He invited Abe to the U.S. to become the first Japanese Prime Minister to address both houses of the U.S. Congress, knowing that the speech could be recognized as one of Abe’s most glorious diplomatic achievements as the Prime Minister of Japan.
As for Ms. Park, the U.S. did not criticize her when she joined the 70th anniversary celebrations of victory over Japan in Beijing in September 2015, incentivizing her to accept another apology from Japan.
Negotiations over the comfort women issue were finally concluded on December 28, 2015.
The biggest obstacle assumed to be cleared, the U.S. began to push GSOMIA once again, and it was signed on November 23, 2016.
Park was in no position to resist the U.S.’s demands for the deal, partly because of promises with Obama about the resolution of comfort women issue and partly because leading up to late 2016 she was about to be impeached.
The U.S.’s six-year long efforts had paid off, and they were looking to move forward to the next stage of their plans to counter potential threats from North Korea and China by beginning to organize a real three-nation military alliance.
GSOMIA was the first step toward a single alliance between the three nations
2018: A NEW OBSTACLE PRESENTS ITSELF
A new obstacle to trilateral cooperation emerged on October 20, 2018, when the Korean supreme court ruled that Japanese companies should compensate Koreans victims of forced labor during the 1940s.
However, the Japanese government instructed the companies not to follow the decision, since they asserted that reparations for war-time issues had been settled in 1965 with the South Korean government.
As South Korea was moving toward the seizure of the property of Japanese companies, the Japanese government in July 2019 made the retaliatory/preventative measure of introducing a restriction on exports to the ROK, citing concerns over the effects of South Korea’s export control and restriction system on Japan’s national security.
Korea took reciprocal export restriction measures in August, and also announced that they would terminate GSOMIA since Japan was showing doubts on Korea’s national security and GSOMIA is a military information-sharing agreement.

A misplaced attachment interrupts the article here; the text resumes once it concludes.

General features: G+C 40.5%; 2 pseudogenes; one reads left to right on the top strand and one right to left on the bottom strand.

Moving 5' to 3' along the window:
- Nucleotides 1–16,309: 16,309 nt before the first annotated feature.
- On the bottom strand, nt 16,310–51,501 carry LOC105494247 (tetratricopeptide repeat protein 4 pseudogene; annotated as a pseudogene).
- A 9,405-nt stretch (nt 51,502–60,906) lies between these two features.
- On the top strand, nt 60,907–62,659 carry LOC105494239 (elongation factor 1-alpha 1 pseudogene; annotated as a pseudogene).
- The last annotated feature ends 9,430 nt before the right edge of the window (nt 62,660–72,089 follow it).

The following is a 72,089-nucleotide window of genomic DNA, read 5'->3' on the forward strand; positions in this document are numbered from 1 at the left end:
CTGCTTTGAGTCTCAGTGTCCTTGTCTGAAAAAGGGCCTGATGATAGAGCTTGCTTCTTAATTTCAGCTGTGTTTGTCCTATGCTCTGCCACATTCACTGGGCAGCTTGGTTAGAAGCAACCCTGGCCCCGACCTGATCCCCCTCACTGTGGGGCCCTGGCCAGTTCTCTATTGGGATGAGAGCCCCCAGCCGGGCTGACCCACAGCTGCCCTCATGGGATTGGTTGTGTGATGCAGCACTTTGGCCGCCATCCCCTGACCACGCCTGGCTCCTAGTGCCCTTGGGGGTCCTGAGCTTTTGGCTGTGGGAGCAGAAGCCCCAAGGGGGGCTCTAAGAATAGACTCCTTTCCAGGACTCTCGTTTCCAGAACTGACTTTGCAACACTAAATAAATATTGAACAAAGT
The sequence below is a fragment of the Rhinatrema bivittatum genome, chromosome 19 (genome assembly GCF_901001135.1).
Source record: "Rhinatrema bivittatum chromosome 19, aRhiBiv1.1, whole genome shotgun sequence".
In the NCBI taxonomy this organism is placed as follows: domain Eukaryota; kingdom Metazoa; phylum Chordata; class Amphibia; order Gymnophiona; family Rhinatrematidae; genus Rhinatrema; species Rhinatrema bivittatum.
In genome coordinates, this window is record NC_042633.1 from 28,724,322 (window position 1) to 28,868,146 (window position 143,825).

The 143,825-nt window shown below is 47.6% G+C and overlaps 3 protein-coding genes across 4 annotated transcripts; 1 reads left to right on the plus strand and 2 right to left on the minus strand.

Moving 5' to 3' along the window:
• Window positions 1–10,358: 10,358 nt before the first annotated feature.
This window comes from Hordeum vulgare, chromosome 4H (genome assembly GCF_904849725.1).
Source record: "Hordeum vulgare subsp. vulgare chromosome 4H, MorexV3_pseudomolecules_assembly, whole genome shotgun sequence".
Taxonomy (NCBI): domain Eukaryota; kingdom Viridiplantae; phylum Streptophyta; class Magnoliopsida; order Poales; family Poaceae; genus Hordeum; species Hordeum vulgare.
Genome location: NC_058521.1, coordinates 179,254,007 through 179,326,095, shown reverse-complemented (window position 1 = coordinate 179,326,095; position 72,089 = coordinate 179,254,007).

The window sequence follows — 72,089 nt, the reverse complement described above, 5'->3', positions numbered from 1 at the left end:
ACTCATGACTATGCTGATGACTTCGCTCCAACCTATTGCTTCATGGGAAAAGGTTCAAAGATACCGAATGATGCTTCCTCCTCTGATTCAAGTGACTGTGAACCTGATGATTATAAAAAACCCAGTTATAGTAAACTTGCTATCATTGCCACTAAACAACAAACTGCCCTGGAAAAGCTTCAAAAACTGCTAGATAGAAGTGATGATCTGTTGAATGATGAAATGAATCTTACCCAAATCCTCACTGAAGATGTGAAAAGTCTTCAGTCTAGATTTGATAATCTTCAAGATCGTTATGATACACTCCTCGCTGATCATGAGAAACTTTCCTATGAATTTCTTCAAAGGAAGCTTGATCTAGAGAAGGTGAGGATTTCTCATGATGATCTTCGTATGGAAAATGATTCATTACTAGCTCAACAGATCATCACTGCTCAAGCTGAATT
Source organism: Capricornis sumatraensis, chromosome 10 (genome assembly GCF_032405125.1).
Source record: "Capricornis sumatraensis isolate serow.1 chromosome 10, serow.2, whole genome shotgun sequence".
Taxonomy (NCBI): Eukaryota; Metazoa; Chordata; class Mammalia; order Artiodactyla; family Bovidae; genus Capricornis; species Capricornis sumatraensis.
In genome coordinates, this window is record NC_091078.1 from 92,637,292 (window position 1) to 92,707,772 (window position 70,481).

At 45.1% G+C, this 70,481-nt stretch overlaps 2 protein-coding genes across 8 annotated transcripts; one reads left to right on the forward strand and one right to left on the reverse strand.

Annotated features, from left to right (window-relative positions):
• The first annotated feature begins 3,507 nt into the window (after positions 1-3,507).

FINDING A SOLUTION IN HISTORY
The GSOMIA row looks like a game of chicken. Korea and Japan blame each other and demand the other side move first — with whoever loses taking a hit domestically.
But GSOMIA isn’t a game of chicken. It’s a fight over history.
GSOMIA was in trouble because of export restrictions. These were introduced because of the Korean Supreme Court’s decision on compensation and forced labor during the Japanese occupation.
All these elements are intertwined, with the issue that started it all off being rooted in history. There can be no clear winner in this dispute over the past.
The other aspect of the GSOMIA issue is the role of the U.S. While they may not be directly involved in the agreement, they are the real stakeholder here. GSOMIA was proposed, adopted, and maintained by the U.S.
Therefore, it is the U.S. who must make the first move, even though this movement may be made secretly.
It was the South Korean government’s decision to terminate GSOMIA. There was an understanding between the leaders of the U.S., Japan, and Korea at The Hague in March 2015 that GSOMIA would be possible if the comfort women issue was resolved.
GSOMIA isn’t a game of chicken. It’s a fight over history
So Korea also shares the burden of GSOMIA, with that responsibility handed down and inherited by the current administration.
Judging from history, a roadmap for a solution to the GSOMIA dispute might go like this: the U.S. persuades Korea to propose a new interim idea on compensation, and then persuades Japan to accept the proposal and end the export restrictions. This would give Korea reason to extend GSOMIA.
With the renewal of GSOMIA, Korea and Japan can begin negotiations about this new idea. It’s not very important what the interim idea is — what is important is that Korea proposes a new idea, and that whatever it is the U.S. persuades Japan to accept it.
That’s how GSOMIA came to be adopted several years ago and that’s how this ticking time bomb can be defused.
Edited by James Fretwell and Oliver Hotham
Featured Image: Blue House